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Consilience and Hypothesis in the Nineteenth Century

Coko, Klodian (2023) Consilience and Hypothesis in the Nineteenth Century. [Preprint]

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Abstract

Perhaps the most important development in nineteenth century philosophical discussions on scientific
methodology was the dynamic re-emergence of the method of hypothesis. Simply put, the method of hypothesis
starts with the formulation of a hypothesis to explain observed facts. Then, the observable consequences of
the hypothesis are deduced. If the deduced consequences are verified by observation and experiment, the
hypothesis is validated. If the observed consequences of the hypothesis disagree with observation and
experiment, the hypothesis is modified or discarded. This development came as a reaction to traditional
scientific methodology which regarded scientific inferences mostly as inductive generalizations from empirical
facts. More specifically, for traditional methodology scientific investigation was a purely empirical process that
started with observation and experiment, and then cautiously, but surely, led to the formulation of general
statements that provided the true description and explanation of the observed facts. In this context, the
formulation of hypotheses about the object of investigation was considered unnecessary and potentially
harmful to scientific inquiry. During the nineteenth century, however, philosophers—especially the ones
sensitive to the complexities of scientific practice as revealed also by the study of the history of science—
started to realize that traditional inductive methodology could not accommodate new scientific developments,
particularly those related to the investigation of unobservable processes, entities, and phenomena. The
scientists investigating such unobservables, rather than generalizing from particular facts, constructed
hypotheses and deduced predictions from them which then they compared with the observable facts (Laudan
1981).
Amidst all the criteria for evaluating hypotheses, the ability of a hypothesis to successfully predict,
explain, and/or be supported by a variety of classes of empirical facts—especially facts that played no role in
the initial formulation of the hypothesis—was considered to be the highest criterion of truth. Support from
different classes of facts was thought to give rise to a no-coincidence argument for the truth of the hypothesis;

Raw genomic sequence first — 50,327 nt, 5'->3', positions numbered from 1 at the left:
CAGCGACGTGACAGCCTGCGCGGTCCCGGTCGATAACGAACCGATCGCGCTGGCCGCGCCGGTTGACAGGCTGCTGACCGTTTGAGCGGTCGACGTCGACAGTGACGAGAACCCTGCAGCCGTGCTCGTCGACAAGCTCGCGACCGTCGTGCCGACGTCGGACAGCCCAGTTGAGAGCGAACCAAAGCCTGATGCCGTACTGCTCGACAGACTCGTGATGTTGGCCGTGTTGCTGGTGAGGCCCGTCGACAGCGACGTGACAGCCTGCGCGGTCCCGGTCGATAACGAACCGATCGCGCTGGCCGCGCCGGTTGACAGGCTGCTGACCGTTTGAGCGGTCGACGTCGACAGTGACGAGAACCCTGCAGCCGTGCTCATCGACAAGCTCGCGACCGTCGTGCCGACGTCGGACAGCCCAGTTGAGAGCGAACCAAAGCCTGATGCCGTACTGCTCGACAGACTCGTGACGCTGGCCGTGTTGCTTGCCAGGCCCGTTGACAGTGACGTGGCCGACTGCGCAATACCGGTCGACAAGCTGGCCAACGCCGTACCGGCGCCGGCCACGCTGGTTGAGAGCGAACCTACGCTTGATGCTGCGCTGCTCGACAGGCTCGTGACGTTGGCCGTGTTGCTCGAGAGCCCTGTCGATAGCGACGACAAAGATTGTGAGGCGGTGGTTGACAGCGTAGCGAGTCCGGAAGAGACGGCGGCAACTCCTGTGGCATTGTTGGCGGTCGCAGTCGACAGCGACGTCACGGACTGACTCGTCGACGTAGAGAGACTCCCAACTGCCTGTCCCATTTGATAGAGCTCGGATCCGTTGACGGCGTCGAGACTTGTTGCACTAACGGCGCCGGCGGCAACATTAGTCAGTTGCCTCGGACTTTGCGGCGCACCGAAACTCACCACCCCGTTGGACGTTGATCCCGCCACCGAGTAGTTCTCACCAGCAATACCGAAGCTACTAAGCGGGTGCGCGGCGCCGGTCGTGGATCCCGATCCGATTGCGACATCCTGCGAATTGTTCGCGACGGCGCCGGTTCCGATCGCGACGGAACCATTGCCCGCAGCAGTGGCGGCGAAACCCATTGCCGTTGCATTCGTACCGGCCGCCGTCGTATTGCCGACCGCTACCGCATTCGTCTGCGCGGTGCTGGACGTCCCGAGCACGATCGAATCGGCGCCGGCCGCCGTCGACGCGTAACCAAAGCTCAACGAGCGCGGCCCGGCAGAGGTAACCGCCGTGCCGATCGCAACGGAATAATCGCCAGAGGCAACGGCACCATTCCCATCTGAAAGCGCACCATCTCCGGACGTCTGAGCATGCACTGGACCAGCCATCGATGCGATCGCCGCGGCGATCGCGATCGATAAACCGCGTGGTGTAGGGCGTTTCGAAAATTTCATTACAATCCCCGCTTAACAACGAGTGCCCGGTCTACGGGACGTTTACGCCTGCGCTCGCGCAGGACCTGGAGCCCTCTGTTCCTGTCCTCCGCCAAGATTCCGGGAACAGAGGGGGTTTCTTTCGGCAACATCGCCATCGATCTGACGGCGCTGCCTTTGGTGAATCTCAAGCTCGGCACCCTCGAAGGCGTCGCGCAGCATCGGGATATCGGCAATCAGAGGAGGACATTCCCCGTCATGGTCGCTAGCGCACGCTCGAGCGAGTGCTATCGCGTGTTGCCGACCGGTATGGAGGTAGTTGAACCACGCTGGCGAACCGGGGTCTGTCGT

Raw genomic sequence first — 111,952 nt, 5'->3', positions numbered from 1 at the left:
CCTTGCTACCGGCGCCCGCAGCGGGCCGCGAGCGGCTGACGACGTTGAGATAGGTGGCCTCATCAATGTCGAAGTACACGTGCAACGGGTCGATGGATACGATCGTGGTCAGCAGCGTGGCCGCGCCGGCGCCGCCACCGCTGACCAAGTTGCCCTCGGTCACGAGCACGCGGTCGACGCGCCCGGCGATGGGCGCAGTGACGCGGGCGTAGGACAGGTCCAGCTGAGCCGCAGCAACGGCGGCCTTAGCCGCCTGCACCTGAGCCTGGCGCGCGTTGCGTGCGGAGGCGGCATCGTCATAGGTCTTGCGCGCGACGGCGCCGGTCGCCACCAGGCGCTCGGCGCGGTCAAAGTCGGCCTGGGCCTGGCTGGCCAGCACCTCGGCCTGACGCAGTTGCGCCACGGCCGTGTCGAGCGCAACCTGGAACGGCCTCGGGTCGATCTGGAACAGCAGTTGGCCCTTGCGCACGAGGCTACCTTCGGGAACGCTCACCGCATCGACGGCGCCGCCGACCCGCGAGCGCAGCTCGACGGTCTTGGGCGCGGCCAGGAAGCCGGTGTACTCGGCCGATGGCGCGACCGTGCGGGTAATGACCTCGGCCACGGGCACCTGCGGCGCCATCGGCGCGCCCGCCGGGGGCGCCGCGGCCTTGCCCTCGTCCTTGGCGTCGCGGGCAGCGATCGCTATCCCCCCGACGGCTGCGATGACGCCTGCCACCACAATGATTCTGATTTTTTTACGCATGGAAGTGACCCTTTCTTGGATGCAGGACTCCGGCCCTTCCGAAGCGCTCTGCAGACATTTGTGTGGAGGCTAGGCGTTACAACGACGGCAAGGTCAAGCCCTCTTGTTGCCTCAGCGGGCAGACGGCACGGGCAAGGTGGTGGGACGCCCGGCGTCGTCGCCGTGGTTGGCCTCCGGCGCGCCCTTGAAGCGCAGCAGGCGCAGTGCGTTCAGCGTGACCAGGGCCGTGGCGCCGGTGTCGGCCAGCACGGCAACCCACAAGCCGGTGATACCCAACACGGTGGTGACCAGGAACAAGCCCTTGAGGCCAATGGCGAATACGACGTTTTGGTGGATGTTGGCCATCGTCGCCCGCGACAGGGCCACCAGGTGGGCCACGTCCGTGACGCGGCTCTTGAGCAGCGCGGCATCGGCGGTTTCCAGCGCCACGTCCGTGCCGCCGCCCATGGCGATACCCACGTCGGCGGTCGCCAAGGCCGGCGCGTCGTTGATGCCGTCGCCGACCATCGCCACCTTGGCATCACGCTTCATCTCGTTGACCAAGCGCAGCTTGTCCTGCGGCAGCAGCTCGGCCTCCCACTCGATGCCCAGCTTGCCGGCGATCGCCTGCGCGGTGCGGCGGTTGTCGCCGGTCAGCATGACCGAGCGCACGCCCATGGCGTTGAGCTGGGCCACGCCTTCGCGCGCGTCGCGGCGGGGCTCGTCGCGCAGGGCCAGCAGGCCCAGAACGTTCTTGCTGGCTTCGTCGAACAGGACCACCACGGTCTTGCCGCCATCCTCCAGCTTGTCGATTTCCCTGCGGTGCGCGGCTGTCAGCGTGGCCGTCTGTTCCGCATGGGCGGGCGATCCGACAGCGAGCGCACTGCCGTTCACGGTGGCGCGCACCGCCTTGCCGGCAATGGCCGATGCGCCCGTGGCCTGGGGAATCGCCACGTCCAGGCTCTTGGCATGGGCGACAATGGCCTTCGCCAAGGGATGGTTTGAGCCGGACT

namely that it would be an improbable coincidence for a hypothesis (usually about unobservables) to be able
to accommodate a variety of (observable) facts and yet for it to be false. This criterion is found more
explicitly in William Whewell’s (1840b; 1847; 1858) notion of the consilience of inductions, but it can also be
encountered in the writings of many other nineteenth century philosophers such as John Herschel (1830),
William Stanley Jevons (1874), and Charles Sanders Peirce (1878, c. 1905). Throughout this chapter we use
the term ‘consilience’ to refer to the ability of the theoretical hypothesis to account for different classes of
facts (independently of whether the authors discussing this ability use this term to refer to it).
This chapter examines the method of verifying hypotheses in the thought of Whewell, J. S. Mill,
Herschel, Jevons, and Peirce. It focuses especially on expounding and evaluating the reasons these
philosophers gave for the epistemic force attributed to the criterion of consilience, i.e., their response to the
question: why the ability of a hypothesis to explain different classes of facts should be considered (or should
not, in Mill’s case) as an argument for its truth? The chapter is structured as follows. Section 2 examines the
structure, epistemic role, and epistemic import of Whewell’s consilience of inductions. Section 3 discusses
Mill’s and Herschel’s views on the method of the hypothesis and the criterion of consilience. Section 4
examines the same topics in the thought of Jevons and Peirce. Section 5 concludes by summarizing the main
points.


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Item Type: Preprint
Creators:
CreatorsEmailORCID
Coko, Klodianklodian.coko.hps@gmail.com0000-0003-3076-8494
Keywords: Consilience of Inductions Hypothesis Induction Deduction
Subjects: General Issues > History of Philosophy of Science
Depositing User: Dr. Klodian Coko
Date Deposited: 28 Dec 2023 17:53
Last Modified: 28 Dec 2023 17:53
Item ID: 22895
Subjects: General Issues > History of Philosophy of Science
Date: 28 December 2023
URI: https://philsci-archive-dev.library.pitt.edu/id/eprint/22895

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